By Jim Angell, Cowboy State Daily
An order limiting the efforts of Laramie County’s district attorney to defend herself against allegations of incompetence is a violation of her rights to due process of law, she said in a motion filed with the Wyoming Supreme Court.
Leigh Anne Manlove is asking justices to review the latest order issued by the group that oversees the behavior of attorneys, saying it unconstitutionally restricts her ability to mount a defense.
Manlove, in the motion filed Nov. 23, said it is important she be given a thorough opportunity to defend herself because the case marks the first time the state’s Office of Bar Counsel, an agency of the Wyoming Bar, has tried to remove an elected official from office.
“This is a crucially important case and one of first impression on the state …” the filing said. “In this case, the Office of Bar Counsel … seeks to remove Manlove from her duly elected office as the Laramie County District Attorney before the end of her term, using the lawyer disciplinary proceeding process as the vehicle, and based upon various allegations of lawyer misconduct — allegations that criticize Manlove’s office management, case management, prosecutorial discretion, and response to the novel and unprecedented COVID-19 pandemic.”
Manlove faces a charge from the Office of Bar Counsel before the Board of Professional Responsibility. The board hears and reviews complaints against attorneys and then recommends disciplinary action, up to disbarment, to the Wyoming Supreme Court.
The formal charge before the BPR accuses Manlove of failing to competently fulfill the duties of the office she was elected to in November 2018. The allegations include one that Manlove exaggerated budget pressures faced by her office to dismiss almost 1,000 cases in Laramie County and another that she improperly blamed police for errors that led to the release of two men accused of violent crimes.
The complaint is based in part on a letter signed by all seven of Laramie County’s judges in December 2020 expressing concerns about Manlove’s performance in office.
A hearing before the PRB is scheduled to begin Feb. 2. Manlove asked for a delay in the hearing and for more time to collect evidence in support of her case, a process known as “discovery.”
While Christopher Hawks, chair of the hearing panel for the BPR, declined to postpone the hearing, he did give Manlove until Jan. 5 to complete the discovery process.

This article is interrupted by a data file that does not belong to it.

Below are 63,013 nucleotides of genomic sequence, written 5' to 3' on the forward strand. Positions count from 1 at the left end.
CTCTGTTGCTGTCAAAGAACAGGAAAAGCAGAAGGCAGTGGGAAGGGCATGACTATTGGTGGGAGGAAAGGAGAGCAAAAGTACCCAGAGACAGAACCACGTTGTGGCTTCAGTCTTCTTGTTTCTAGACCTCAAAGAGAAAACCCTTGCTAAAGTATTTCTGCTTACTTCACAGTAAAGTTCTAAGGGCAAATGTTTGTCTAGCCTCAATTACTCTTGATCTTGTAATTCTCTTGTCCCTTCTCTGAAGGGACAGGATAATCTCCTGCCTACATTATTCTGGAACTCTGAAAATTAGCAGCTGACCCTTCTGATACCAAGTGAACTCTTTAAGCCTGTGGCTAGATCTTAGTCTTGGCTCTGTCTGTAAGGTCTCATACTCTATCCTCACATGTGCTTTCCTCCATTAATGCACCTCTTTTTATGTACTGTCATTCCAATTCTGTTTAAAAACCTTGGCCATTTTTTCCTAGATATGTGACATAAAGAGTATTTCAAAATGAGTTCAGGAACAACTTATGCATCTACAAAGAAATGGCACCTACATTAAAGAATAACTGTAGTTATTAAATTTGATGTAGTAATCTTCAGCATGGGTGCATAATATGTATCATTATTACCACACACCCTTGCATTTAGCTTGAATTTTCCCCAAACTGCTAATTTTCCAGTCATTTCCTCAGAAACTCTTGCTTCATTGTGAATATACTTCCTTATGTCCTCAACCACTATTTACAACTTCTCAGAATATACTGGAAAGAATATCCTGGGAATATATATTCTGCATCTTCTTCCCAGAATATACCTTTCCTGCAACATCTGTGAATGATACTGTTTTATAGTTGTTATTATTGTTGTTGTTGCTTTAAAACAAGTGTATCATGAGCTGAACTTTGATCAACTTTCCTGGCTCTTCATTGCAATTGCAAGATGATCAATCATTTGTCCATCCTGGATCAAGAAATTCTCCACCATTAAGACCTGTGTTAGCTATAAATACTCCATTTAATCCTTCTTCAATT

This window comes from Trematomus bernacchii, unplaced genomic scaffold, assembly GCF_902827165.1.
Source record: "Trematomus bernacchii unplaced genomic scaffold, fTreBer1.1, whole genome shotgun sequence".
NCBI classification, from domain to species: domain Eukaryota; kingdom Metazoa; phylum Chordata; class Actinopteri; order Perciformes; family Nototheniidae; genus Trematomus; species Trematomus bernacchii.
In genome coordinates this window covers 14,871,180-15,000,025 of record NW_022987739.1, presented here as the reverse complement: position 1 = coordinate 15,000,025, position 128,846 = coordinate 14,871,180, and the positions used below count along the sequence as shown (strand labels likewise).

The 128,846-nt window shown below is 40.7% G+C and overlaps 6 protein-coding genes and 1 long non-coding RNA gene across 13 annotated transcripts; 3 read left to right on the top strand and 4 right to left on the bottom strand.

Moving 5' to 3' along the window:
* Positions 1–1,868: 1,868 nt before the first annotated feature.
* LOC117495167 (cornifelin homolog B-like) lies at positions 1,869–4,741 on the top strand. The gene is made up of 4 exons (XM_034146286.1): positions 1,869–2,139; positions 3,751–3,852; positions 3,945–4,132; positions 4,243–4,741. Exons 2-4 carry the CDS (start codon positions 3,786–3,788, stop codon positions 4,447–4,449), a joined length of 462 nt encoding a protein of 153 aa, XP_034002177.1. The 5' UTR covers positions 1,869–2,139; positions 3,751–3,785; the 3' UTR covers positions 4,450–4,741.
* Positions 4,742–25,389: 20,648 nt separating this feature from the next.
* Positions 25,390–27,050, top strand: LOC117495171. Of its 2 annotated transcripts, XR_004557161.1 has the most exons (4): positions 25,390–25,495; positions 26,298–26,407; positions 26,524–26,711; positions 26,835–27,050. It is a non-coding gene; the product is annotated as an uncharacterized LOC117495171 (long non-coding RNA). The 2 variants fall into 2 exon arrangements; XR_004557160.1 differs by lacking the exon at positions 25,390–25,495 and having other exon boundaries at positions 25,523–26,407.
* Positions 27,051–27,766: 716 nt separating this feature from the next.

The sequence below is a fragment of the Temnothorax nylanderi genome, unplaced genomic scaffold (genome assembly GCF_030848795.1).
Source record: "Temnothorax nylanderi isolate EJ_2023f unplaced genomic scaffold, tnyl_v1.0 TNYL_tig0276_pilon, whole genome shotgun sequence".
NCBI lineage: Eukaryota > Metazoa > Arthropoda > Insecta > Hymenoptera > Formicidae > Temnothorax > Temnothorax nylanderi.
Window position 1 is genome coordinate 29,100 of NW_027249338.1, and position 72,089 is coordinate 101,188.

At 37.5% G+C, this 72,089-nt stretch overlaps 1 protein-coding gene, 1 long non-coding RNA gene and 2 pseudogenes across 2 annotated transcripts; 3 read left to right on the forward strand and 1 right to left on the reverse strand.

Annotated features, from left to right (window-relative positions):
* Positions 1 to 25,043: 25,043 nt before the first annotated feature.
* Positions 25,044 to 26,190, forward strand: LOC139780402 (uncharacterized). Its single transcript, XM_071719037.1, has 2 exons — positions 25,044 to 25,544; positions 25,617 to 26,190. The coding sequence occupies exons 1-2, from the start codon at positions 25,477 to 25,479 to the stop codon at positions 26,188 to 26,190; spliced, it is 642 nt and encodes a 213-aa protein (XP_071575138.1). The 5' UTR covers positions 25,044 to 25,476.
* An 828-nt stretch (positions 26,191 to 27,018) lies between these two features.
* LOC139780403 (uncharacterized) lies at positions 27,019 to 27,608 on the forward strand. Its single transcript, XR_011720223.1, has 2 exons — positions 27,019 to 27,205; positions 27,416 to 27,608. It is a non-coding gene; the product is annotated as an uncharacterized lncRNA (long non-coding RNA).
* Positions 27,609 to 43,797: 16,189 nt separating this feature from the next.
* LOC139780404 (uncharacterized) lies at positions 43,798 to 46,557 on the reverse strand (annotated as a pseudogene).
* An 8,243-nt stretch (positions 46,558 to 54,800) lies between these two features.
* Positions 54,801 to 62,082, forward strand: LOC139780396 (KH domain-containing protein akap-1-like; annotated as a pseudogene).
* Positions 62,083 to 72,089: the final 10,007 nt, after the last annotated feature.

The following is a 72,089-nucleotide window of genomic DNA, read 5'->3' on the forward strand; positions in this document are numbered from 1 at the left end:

However, he also imposed limits on the people Manlove could interview, the scope of the documents she could subpoena and the length of time she could spend in interviews with the seven judges.
Manlove is asking the Supreme Court to settle the question of whether such limits violate her rights to due process.
“(The) order denies Manlove her right to engage in relevant discovery relative to the allegations made against her and in support of her defenses; it deprives her of a meaningful opportunity to face her accusers and question them regarding the allegations made by them against her; it prohibits her from gaining access to relevant records, information and documentation to which she is entitled …” the filing said. “If Manlove cannot access the communications, information and documentation she seeks through her (subpoenas) directed to the seven Laramie County judges and others, she cannot properly prepare for trial in that she will have been deprived the opportunity to assess and evaluate relevant evidence to rebut the claims made against her and/or in support of her defenses.”
In addition, Manlove needs to be given an opportunity to protect her license to practice law, it said.
“Given the fact that the (state Bar counsel) seeks Manlove’s license to practice law (a constitutionally protected property right) either through suspension of her law license or through disbarment, and to remove her from elected office before her term in office expires, an immediate … review of the … order is necessary for an evaluation of whether Manlove’s due process and other constitutionally protected rights under the Wyoming Constitution … and … the United States Constitution, have been violated and whether the BPR Chairman has abused its discretion,” it said.